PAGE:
NEW YORK – Bank of America said its profits rose 28% last quarter from a year earlier, but the bank faced the same wage inflation as its Wall Street counterparts.
The bank said Wednesday that it earned a profit of $7.01 billion, or 82 cents per share, in the fourth quarter. That's up from a profit of $5.47 billion, or 59 cents a share, in the same period a year earlier. Analysts surveyed by FactSet were expecting the bank to post a profit of 77 cents a share.
The bank, based in Charlotte, North Carolina, saw most of its businesses grow profits in the quarter. But much of the growth was in BofA's investment banking division, which saw profits climb to $2.68 billion from $1.67 billion. Other banks with investment banking businesses saw a strong end to the year, as companies scrambled to close deals or go public.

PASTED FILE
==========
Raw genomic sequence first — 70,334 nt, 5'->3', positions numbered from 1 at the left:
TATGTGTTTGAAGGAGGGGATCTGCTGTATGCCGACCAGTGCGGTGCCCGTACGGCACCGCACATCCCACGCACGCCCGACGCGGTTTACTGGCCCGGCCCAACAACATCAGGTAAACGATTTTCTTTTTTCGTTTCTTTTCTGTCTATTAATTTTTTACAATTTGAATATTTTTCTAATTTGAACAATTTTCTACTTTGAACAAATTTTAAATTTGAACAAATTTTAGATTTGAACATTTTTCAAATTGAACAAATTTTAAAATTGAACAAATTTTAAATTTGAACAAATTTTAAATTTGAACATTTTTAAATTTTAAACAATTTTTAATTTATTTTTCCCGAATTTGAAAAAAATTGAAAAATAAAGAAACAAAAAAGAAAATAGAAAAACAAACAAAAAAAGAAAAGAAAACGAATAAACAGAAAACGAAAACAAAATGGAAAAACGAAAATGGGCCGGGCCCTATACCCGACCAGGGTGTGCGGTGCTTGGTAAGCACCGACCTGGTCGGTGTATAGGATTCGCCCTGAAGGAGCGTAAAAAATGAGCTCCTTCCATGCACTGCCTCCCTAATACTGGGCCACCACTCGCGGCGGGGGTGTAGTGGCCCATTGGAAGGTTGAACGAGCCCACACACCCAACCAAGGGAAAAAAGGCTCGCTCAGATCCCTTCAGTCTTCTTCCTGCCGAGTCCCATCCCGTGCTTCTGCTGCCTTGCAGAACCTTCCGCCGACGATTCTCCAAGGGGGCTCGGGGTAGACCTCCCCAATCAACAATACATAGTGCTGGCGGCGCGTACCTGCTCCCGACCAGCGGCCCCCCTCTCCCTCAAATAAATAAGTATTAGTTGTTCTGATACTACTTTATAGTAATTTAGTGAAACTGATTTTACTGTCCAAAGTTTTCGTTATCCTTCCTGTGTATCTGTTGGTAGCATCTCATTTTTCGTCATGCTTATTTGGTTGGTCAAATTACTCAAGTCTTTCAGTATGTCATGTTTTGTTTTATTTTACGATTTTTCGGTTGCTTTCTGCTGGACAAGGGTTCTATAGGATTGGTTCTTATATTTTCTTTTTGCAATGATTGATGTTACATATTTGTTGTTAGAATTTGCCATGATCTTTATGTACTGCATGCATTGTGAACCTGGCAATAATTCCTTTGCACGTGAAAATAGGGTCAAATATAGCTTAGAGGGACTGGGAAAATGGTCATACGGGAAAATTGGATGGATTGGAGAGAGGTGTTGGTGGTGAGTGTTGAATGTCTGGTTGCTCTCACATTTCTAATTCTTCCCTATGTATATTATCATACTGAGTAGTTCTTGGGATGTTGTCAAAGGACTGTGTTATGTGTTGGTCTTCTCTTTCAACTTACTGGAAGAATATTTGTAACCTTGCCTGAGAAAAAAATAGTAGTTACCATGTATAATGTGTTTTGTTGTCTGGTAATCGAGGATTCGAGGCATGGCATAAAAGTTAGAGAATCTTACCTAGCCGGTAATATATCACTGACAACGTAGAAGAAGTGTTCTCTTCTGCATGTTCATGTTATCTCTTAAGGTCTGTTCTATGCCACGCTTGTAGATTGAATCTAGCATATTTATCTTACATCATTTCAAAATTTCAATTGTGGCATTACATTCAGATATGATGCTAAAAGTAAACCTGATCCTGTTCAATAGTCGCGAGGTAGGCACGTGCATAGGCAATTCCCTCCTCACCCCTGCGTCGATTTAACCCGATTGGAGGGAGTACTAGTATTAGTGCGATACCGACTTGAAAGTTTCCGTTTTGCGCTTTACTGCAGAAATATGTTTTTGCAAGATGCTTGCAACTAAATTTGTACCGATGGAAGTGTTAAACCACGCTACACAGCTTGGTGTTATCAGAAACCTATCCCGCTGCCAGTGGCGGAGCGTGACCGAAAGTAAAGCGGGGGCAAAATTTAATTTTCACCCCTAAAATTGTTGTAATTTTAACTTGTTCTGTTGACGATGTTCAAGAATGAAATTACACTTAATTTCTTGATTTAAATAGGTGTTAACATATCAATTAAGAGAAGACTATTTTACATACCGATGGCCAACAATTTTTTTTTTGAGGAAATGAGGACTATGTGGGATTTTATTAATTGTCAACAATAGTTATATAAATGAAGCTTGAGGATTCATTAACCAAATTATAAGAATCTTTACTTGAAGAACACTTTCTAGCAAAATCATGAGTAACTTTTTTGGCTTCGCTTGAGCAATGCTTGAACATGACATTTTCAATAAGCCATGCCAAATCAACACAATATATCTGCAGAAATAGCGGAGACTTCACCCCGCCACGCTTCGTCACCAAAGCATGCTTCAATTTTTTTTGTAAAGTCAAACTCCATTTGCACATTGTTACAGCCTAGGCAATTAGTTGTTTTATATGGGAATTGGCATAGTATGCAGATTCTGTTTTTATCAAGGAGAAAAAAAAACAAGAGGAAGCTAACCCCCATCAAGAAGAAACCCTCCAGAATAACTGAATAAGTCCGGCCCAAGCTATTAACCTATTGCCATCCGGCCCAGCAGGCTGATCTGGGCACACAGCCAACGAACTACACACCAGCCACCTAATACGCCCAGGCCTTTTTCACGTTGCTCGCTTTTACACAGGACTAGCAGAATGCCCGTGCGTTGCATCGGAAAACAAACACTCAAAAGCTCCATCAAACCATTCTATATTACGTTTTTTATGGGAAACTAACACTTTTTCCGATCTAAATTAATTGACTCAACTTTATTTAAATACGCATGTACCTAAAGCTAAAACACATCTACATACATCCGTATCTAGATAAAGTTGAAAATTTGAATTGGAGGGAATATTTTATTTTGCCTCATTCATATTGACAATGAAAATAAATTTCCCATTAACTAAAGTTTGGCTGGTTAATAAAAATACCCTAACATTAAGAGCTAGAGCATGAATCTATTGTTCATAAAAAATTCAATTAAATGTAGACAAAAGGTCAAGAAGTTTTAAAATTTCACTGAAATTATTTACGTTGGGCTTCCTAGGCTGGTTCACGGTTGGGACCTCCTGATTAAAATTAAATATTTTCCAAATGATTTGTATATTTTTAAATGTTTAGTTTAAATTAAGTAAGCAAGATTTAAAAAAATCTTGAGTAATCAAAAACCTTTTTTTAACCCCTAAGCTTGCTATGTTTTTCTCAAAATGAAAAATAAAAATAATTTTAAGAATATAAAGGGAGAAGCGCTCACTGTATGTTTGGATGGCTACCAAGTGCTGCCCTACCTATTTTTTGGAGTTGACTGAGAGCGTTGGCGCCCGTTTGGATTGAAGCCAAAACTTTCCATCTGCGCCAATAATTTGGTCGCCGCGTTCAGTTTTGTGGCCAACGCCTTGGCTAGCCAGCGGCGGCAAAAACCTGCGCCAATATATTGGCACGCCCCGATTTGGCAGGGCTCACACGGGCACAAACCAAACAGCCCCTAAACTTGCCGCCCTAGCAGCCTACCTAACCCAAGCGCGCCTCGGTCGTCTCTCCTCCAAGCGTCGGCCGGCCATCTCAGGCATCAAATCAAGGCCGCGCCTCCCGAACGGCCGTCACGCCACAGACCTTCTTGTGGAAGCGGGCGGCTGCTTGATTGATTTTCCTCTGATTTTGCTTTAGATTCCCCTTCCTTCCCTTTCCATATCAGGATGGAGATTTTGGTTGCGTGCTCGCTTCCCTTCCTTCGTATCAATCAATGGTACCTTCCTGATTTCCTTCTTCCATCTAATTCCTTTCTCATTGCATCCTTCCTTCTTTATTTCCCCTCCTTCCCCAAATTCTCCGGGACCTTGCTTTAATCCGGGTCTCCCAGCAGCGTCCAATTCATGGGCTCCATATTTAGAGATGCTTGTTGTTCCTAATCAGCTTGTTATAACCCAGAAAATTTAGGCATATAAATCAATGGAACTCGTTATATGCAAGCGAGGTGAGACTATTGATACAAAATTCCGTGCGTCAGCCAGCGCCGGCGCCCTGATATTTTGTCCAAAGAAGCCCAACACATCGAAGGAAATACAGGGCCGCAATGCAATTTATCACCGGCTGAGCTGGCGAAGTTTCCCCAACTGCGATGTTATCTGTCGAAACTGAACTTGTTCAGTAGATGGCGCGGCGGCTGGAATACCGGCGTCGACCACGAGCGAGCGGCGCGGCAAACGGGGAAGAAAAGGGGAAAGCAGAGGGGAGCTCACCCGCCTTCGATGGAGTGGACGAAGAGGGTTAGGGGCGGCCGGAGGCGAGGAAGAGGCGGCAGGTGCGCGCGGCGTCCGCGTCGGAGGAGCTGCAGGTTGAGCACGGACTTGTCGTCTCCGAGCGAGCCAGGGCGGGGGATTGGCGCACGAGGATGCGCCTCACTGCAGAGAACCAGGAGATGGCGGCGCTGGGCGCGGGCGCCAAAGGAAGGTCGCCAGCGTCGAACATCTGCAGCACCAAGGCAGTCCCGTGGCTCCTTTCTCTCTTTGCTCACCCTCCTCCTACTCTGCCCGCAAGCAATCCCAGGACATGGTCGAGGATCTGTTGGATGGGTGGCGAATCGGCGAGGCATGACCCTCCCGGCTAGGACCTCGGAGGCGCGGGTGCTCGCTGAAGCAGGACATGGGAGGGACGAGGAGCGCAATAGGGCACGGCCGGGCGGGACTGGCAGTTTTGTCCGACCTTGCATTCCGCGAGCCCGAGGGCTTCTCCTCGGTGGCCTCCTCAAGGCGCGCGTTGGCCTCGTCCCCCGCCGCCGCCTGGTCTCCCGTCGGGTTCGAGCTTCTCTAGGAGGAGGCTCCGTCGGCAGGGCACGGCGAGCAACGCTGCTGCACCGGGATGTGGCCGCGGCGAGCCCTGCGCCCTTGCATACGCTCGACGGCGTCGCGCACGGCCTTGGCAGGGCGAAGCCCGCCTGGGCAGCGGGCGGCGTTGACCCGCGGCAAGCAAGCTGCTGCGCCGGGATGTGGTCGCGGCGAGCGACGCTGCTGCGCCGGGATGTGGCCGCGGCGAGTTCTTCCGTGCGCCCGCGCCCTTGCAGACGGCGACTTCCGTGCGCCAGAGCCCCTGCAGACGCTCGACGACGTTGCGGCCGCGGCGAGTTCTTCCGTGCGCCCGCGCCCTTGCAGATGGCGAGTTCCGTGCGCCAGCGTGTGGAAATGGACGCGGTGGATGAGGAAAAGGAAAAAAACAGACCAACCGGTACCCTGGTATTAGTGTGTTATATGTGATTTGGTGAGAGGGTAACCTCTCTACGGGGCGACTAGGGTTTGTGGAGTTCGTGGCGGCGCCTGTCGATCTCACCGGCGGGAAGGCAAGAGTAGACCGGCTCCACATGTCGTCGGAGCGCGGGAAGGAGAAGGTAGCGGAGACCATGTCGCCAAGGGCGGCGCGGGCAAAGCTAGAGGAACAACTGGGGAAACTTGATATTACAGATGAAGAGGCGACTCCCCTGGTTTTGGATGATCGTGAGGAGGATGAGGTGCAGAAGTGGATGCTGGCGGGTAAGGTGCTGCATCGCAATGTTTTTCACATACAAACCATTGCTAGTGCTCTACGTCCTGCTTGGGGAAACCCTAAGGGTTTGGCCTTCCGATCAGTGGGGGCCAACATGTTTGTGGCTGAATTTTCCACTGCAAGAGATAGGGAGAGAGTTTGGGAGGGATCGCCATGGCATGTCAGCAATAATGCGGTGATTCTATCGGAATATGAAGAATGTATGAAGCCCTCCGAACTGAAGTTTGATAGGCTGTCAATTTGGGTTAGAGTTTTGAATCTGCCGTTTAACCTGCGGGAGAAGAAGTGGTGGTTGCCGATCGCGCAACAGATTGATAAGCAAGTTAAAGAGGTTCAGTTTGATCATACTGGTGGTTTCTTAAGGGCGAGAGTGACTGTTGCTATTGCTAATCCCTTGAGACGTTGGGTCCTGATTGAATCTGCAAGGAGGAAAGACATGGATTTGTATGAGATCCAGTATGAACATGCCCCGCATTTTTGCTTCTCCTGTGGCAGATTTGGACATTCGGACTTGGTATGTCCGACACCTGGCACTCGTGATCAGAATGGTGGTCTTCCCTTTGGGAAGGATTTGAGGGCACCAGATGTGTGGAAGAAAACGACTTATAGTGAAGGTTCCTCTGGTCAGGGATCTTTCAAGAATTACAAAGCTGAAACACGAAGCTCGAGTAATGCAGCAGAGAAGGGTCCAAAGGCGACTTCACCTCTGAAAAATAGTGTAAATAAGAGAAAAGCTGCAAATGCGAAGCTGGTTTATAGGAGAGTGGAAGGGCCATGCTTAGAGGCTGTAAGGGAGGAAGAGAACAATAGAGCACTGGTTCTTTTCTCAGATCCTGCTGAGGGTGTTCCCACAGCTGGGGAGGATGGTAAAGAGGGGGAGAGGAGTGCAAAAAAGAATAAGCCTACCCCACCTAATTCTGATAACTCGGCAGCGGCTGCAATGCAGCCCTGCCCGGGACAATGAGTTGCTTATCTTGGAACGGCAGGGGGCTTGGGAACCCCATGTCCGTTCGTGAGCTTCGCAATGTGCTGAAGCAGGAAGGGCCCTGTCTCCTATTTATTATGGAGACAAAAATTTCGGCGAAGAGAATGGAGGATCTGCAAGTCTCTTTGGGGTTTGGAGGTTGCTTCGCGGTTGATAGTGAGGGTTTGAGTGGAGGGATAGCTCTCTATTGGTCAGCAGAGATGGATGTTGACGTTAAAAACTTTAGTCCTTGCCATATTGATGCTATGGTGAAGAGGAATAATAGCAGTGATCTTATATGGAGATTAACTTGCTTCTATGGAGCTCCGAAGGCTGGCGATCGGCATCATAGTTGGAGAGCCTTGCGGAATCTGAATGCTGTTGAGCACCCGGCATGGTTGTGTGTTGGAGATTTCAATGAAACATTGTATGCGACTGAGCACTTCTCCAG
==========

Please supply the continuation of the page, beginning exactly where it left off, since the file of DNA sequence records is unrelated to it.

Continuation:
BofA also got a one-time boost from a release of $851 million in loan-loss reserves last quarter. These reserves are money that banks set aside to cover potentially bad loans during the early part of the pandemic, and most banks have been steadily releasing those funds.
In BofA's consumer banking business, its largest division by revenue and profits, profits rose to $3.12 billion from $2.59 billion a year earlier. Consumers spent more on the bank's credit and debit cards while expenses were lower.
The bank recently shook up the industry by announcing that it planned to cut overdraft fees to $10 from $35 as well as stop charging a variety of fees that often would impact the bank's poorest customers.
Like its competitors, BofA is facing much higher compensation expenses. The bank spent $36.1 billion on wages and benefits last year, up 10% from a year earlier. BofA joined Goldman Sachs, JPMorgan Chase, and Citi in saying they were expecting to see higher salary costs as they compete for talent.
Morgan Stanley, which also issued its results on Wednesday, reported an 18% jump in annual compensation expenses as well.
For the full year, Bank of America posted a profit of $30.56 billion, nearly double the $16.5 billion it earned in 2020 when the pandemic hit the global economy.